Topics: Accounts payable, Accounts receivable, Generally Accepted Accounting Principles Pages: 7 (2040 words) Published: April 7, 2013
By John W. Day, MBA ACCOUNTING TERM: Accounts Payable An account payable is normally an unsecured, non-interest bearing current liability, owed by the company to a vendor for the purchase of trade goods or services. FEATURE ARTICLE: Accounts Payable Accounting If you are a small business owner or manager and you are having trouble keeping track of all those outstanding bills that have to be paid each month, perhaps you need to set up an accounts payable system. Some small businesses may not need to have a full-blown accounts payable system to manage the payments of their monthly debts. This is usually because the nature of the business has minimal vendor purchases, cash flow is adequate enough to pay all bills within 30 days, and the routine bills to pay each month are predictably the same. Other small businesses do require an accounts payable system because their situation is exactly the opposite. They have many vendors and need extended credit to make sure inventory is purchased in a timely manner. They also need the flexibility to pay bills as cash becomes available. To understand how an accounts payable system works, you must have a grasp of the “accounts payable formula”. It is set up like this: Beginning accounts payable (last month’s ending balance) Add purchases on account Subtract cash payments on account Add or Subtract adjustments Ending accounts payable balance XXXXXX XXXXXX XXXXXX XXXXXX XXXXXX

There are two ledger accounts to keep track of: 1) The “detail accounts”; and 2) the “control account”. The detail accounts relate to each individual vendor’s account and the control account relates to the summary of all the detail accounts. Fortunately, we have computers that take the drudgery out of posting all the detail information to the various ledgers.

Copyright © 2008 John W. Day


Here’s an overview of how an accounts payable system works: Let’s say you are a small mom & pop retail corner grocery store. You have a contract with fifteen or so vendors to keep your store stocked with goods to sell. You anticipate how much of each item you are going need and place your orders accordingly. You use a purchase order (PO) system to keep track of your orders. When the orders are delivered you check to see if they are correct. If so, you can enter the invoice into a “purchase journal”. The purchase journal records what you bought, who you bought it from, the date purchased, the amount, and the general ledger account to which the item is posted. Since you are using a computer, all the information is automatically disbursed from the Purchase Journal into two other ledgers: 1) the individual vendor’s ledger (detail accounts); and, 2) the general ledger (Accounts Payable control account). You can generate a report from these ledgers that will show every entry made. For instance, the Vendor Ledger report will show, by vendor, every item you purchased, any adjustments, and any payments made to his/her account. The Detail of the General Ledger report for the Accounts Payable control account will show every entry made to each vendor’s account by the date occurred. It also shows which ledger or journal the entry came from so an audit trail can be followed. An Accounts Payable Aging Report can be run that shows the outstanding balances owed to each vendor by how old the debt is. These outstanding amounts are arrayed by thirty, sixty, ninety, one hundred twenty days, and over. Accounts payable accounting procedures are straightforward, if you remember how debits and credits work. If you have forgotten, click on this link to my accounting model diagram for a review.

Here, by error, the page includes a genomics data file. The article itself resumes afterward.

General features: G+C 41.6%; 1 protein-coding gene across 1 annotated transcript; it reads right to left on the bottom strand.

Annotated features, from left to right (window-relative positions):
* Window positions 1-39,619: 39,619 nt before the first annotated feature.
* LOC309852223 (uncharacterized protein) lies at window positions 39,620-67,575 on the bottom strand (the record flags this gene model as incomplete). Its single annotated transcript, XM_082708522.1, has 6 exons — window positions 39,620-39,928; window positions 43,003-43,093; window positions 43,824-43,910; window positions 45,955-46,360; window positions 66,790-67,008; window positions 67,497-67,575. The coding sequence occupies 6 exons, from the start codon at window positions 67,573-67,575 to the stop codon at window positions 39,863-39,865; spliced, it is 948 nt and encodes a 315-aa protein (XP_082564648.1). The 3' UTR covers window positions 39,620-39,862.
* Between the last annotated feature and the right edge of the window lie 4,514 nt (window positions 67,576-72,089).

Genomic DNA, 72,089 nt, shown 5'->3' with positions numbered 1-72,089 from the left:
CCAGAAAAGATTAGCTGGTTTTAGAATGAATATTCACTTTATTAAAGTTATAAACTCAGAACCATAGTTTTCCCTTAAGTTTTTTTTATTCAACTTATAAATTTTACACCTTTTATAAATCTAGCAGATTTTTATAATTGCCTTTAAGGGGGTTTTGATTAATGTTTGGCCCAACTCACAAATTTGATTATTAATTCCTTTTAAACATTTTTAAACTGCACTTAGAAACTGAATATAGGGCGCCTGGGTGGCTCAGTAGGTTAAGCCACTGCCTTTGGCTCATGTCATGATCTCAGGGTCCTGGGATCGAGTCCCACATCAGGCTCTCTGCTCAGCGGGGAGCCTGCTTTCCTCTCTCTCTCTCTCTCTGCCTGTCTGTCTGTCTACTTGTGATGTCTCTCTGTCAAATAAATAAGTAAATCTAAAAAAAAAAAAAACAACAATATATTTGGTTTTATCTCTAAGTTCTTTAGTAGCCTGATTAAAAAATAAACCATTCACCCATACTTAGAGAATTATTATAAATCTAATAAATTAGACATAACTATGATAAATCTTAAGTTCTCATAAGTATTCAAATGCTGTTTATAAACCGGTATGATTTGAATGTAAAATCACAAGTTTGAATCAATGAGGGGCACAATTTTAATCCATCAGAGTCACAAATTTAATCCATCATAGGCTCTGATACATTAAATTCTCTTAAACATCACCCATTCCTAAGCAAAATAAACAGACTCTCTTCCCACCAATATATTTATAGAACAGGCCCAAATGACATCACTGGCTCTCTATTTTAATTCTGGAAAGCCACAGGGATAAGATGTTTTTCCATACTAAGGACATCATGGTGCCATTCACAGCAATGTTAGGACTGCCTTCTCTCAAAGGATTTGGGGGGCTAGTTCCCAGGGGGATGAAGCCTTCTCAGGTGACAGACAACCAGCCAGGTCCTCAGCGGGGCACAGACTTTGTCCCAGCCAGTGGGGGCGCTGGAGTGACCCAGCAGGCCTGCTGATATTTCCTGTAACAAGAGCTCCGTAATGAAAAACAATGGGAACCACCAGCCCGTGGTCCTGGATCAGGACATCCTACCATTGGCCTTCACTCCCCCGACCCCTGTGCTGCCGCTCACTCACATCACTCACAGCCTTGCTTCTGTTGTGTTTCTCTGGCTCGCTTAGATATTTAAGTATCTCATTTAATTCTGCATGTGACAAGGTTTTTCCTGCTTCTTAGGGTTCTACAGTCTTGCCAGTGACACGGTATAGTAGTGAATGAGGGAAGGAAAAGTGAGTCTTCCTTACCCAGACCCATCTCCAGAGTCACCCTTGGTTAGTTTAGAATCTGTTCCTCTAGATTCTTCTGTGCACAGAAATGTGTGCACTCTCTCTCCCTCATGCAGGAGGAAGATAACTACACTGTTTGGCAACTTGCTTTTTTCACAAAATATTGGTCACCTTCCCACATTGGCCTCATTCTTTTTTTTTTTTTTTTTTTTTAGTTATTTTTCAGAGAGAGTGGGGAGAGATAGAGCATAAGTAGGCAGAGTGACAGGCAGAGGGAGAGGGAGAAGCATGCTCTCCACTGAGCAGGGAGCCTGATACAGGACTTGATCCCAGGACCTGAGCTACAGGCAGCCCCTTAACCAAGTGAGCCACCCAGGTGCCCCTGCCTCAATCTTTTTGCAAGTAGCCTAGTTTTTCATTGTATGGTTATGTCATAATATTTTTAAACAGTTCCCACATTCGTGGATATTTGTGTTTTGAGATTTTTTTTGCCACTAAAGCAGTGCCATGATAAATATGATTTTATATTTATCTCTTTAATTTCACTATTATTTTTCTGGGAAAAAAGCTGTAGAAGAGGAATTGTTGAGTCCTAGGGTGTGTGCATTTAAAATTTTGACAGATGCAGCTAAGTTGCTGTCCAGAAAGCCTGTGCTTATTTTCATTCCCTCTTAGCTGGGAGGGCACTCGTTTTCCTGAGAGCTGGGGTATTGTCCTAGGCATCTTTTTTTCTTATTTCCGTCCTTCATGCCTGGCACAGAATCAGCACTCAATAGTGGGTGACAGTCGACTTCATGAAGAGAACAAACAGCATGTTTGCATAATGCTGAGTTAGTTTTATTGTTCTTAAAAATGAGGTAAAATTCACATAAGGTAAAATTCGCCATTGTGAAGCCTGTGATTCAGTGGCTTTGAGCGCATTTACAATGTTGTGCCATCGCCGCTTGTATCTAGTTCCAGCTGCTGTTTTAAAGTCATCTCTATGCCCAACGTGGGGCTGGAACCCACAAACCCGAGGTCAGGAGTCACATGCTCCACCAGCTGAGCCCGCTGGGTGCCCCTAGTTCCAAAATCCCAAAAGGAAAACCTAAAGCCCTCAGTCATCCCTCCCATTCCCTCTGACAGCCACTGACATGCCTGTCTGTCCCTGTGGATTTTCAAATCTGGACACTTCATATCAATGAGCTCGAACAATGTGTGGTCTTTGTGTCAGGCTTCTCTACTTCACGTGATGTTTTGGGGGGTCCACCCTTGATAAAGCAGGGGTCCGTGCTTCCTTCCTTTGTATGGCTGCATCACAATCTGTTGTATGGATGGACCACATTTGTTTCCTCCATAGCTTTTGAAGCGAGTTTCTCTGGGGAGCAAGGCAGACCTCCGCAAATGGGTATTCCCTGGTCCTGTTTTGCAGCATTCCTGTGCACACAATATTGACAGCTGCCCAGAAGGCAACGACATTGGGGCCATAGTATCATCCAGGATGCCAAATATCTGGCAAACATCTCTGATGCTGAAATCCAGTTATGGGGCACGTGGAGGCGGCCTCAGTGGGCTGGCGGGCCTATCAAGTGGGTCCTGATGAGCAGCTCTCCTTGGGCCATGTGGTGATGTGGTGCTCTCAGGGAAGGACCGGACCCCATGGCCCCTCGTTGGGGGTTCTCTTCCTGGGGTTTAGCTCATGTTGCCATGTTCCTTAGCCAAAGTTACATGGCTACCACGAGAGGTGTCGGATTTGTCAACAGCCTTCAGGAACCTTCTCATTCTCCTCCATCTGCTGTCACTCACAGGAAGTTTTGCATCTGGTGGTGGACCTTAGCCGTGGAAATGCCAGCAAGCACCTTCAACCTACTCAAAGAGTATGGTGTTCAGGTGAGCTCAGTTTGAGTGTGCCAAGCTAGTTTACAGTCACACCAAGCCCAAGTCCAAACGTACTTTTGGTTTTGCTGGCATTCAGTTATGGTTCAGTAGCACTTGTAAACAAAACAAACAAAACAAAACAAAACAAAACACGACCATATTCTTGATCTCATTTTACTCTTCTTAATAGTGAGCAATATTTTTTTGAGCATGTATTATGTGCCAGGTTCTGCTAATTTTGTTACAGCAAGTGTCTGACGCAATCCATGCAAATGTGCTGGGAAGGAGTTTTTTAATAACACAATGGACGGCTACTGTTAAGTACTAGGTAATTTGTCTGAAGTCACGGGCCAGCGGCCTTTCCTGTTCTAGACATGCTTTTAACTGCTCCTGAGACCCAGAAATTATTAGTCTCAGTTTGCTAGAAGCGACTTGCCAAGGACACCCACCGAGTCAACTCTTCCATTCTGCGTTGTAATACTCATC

When you purchase goods or services you may be increasing an asset account (Inventory) or an expense account (Rent or Utilities, etc.). An increase to an asset or an expense account requires a debit entry. At the same time, you are incurring a liability because you are not...
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